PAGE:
Removable Media Encryption - Create a Recovery Certificate


Article ID: 171224


Updated On:


Endpoint Encryption


A recovery certificate is needed to recover files encrypted with Symantec Endpoint Encryption (SEE) on removable media.


Using the Recovery Certificate with Symantec Removable Media Encryption (RME) requires the creation of two certificates as follows:

  1. Client Certificate to be embedded in RME Client MSIs - type PKCS#7/.p7b which contains the public key.
  2. Master Recovery Certificate to be placed in the cert store of a designated machine(s) to perform the recovery - which will be type PKCS#12/.PFX and contain the private key. Regardless if files were encrypted with a password, encryption cert and/or a group key - as long as the public key portion of the recovery cert is embedded in the client MSIs you can still decrypt the files.

The best way to create these certs is to create an initial root cert, install it in a local cert store and then export it twice so you have a client cert type PKCS #7 and then a server side cert type PKCS #12. The server side cert can be installed on any desired machine to perform the recovery feature and the client side will be need to be embedded during the RME MSI creation process.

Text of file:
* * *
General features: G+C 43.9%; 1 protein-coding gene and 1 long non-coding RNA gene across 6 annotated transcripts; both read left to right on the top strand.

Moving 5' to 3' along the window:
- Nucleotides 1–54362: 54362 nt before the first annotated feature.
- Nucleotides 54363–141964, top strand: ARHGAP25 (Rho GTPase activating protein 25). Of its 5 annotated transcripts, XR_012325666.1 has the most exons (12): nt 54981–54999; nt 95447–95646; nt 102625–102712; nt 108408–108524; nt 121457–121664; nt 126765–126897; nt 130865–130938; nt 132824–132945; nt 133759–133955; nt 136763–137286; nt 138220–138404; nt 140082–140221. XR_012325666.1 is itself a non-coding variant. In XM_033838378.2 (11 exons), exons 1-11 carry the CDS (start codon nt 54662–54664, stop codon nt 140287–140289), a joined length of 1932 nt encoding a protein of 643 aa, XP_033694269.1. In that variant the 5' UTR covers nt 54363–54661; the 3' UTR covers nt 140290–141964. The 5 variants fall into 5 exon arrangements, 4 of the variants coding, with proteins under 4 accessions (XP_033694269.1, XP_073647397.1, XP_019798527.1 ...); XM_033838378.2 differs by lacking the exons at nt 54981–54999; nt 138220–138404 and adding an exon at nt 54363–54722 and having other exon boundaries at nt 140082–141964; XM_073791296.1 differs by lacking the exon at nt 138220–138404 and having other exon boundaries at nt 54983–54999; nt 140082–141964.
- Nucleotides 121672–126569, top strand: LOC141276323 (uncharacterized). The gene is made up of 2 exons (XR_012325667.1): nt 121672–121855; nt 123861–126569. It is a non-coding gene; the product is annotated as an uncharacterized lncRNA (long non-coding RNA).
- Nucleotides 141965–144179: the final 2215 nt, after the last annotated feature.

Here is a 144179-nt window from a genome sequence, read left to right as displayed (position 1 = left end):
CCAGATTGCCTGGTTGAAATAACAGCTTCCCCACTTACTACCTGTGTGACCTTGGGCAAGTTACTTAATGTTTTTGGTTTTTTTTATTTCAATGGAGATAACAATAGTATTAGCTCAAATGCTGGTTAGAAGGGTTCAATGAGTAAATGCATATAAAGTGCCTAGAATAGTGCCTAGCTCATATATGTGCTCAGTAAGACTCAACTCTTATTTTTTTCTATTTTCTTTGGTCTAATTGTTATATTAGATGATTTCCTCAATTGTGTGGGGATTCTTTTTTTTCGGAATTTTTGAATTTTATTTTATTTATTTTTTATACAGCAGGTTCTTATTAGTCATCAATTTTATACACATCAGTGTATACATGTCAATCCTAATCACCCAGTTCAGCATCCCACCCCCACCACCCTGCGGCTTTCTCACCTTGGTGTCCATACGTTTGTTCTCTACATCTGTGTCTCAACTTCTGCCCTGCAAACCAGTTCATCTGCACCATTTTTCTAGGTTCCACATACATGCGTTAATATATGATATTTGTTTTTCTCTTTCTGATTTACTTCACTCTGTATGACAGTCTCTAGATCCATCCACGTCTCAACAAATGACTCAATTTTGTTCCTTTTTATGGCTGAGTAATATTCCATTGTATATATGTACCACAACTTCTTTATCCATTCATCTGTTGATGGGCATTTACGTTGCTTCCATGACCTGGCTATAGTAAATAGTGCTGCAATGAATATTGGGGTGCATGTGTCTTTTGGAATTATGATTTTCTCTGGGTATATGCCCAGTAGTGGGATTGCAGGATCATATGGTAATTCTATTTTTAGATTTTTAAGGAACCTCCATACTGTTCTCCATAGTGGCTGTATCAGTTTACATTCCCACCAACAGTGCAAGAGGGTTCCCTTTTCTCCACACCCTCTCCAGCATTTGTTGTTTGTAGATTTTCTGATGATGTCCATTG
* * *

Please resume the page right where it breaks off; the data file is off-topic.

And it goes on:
To create the root cert using Microsoft's Certificate Services you can pick one of the default templates such as User, Basic EFS or Administrator which will all work fine for a Recovery Cert. We recommend using the Basic EFS template as it is a leaner template containing the following Key Usage attributes, listed below:
Basic EFS Template Attributes
Key Usage: Key Encipherment
Enhanced Key Usage: Encrypting File System
For key size, we also recommend using at least 2048.
Also, unlike our previous release of SEE Removable Storage, SEE 11 RME does display a pop up window when the Recovery Cert decrypts files but unlike the normal decryption process it does not ask for the decryption password – it just decrypts the file after verifying the private key of the recovery cert is present in the local cert store.
As well, the machine containing the private key for recovery does not need to have RME installed – the Recovery Cert can also be used via the Removable Media Access Utility to decrypt files.